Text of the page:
Jermaine Arphul: [00:09:34] Some people, when they look at this passage, they try to maybe dismiss it by saying, Ok, Ok, Ok, sharing was just because the church was, you know, they were just getting started, right, and it's 2022, we don't need to do that anymore. Or they try to dismiss it and say, Ok, all that stuff was going on, but it was going on before people learned how to take advantage of the system. Right? And I say, listen, whatever we do, whatever we do, we cannot dismiss what was going on here. We cannot dismiss this radical generosity that was happening, that caused other people from outside to notice what was going on. Because what they were doing would eventually change the world, this radical generosity would change the world, so we cannot dismiss it.

Jermaine Arphul: [00:10:35] So, I like to go to Wal-Mart late at night, this one right here, here in Grapevine, usually around 9 or 10 p.m. And I'm going to admit it, like it's because I really don't want to talk to anybody, and usually around that time, there's not a huge crowd. I think I've even ran into some people in this church before, maybe the neighborhood wasn't Collierville. But typically likes to go late at night because I can get all my stuff done on the grocery list, bing, bing, bing, bing, bing, and not have to worry about anything. But one time I went there, and I just kept having conversation after conversation with people, I was like, what is going on here, right? And this is my own sin I have to wrestle with here, like I should be going like, hey, I can't wait to talk to people and share the Gospel, right? Nope, I was like it's late, I want to go to bed, and I need to get this stuff done, so I don't want to talk to anybody, let me go at 10, right? Well, I was there for like an hour and a half because I kept running into people talking to them. And what was interesting looking back on it, was there was this common bond in our conversations. Do you ever like talking to a perfect stranger and then like you start to realize through conversation, oh, they believe in Jesus? And like, there's just like this spiritual union between you and them, even though you don't know them, even though you have no idea where they're from or anything like that, but when you start talking to somebody that loves the Lord, it's just good, it's pleasant. And so I went in there, like going in there thinking, I just want to scoot by and not talk to people, to be going like, this is amazing, I've had some great spiritual conversations with people, praying with them in the store. I think that's what a picture of unity looks like.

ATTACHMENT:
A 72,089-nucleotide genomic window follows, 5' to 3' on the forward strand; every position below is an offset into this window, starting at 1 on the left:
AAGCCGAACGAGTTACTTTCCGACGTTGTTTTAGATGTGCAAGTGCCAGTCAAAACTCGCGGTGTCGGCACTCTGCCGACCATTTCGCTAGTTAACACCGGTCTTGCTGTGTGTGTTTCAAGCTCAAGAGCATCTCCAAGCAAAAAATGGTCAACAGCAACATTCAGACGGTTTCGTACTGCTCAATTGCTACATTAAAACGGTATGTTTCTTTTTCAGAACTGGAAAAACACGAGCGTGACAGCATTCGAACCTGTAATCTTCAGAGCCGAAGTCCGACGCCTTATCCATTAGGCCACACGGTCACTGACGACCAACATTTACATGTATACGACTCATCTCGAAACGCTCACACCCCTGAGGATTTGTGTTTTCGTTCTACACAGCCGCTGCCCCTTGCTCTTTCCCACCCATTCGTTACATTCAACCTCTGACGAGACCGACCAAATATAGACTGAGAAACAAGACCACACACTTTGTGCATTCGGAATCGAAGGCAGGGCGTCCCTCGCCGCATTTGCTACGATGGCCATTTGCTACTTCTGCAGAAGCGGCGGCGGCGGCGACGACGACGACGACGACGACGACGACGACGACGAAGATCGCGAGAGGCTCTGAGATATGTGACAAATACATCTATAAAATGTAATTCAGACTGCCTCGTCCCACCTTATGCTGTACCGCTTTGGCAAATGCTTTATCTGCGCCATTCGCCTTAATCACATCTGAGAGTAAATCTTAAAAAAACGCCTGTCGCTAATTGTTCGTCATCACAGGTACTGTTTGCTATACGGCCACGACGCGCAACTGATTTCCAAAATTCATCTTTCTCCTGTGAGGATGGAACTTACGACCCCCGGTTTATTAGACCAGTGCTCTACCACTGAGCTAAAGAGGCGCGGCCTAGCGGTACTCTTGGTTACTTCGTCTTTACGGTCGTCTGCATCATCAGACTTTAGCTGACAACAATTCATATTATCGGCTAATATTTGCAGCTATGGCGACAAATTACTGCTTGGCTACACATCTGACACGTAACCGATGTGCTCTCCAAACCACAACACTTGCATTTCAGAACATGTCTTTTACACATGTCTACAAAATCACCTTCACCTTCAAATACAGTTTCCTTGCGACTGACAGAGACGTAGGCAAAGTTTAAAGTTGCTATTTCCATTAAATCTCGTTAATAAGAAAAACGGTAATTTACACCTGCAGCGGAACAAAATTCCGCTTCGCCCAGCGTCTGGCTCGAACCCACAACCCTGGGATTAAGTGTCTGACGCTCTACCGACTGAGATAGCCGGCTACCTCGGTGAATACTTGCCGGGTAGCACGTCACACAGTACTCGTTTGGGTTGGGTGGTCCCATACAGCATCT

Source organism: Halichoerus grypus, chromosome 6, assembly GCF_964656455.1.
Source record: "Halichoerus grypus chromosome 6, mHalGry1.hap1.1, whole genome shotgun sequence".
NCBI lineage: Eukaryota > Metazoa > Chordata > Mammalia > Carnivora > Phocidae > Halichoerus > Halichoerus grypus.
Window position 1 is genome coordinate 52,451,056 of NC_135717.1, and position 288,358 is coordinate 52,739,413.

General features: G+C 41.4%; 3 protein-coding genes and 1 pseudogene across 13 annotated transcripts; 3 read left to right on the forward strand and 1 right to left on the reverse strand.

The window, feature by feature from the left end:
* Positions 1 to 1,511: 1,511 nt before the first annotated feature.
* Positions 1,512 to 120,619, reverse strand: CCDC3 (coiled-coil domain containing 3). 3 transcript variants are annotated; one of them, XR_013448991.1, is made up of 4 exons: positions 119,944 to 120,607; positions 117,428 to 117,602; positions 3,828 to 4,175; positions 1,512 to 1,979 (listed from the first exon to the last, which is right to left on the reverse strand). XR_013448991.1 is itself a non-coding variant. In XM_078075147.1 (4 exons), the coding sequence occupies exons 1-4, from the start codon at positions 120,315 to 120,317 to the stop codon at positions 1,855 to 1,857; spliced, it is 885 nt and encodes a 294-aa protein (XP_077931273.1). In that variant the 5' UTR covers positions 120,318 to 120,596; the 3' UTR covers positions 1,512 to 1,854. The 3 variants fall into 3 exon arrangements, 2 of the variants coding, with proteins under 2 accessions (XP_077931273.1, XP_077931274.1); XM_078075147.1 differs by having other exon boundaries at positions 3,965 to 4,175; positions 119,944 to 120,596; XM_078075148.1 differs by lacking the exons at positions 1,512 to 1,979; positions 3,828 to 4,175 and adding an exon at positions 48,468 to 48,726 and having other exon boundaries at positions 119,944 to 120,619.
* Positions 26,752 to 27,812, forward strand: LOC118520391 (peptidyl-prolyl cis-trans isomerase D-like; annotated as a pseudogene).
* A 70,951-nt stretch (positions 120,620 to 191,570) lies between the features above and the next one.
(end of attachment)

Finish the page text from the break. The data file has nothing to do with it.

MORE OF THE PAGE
Jermaine Arphul: [00:12:25] Psalm 133:1 says, "How good and pleasant it is when brothers and sisters dwell together in unity." When we look at this verse, we see unity. In fact, I saw unity at a pastoring conference a couple of months ago, fifty-five thousand people, eighteen- to twenty-five-year-olds worshiping Jesus like I've never seen before. And what I also saw, was something to my amazement, and what I'm about to describe, compare this to maybe going to the Cowboy's, Forty Niner's playoff game. Right? When you're leaving the Cowboy's Forty Niner's playoff game, I saw some of this on social media, it looks kind of scary, right? You've got a lot of angry Cowboys fans, you got a lot of 49ers fans who are gloating and boasting, who have been probably under the influence, right? And what do you do, especially if you've got kids? Hold on tight, son, hold my hand, do not stray far away, there are bad people out there. You know, and you're kind of, right? And then like, you're as you're walking out, you're hearing like, move, get out of the way. You know, just a lot of like tense things happening, getting in the car, beep beep, go, go, go. Right?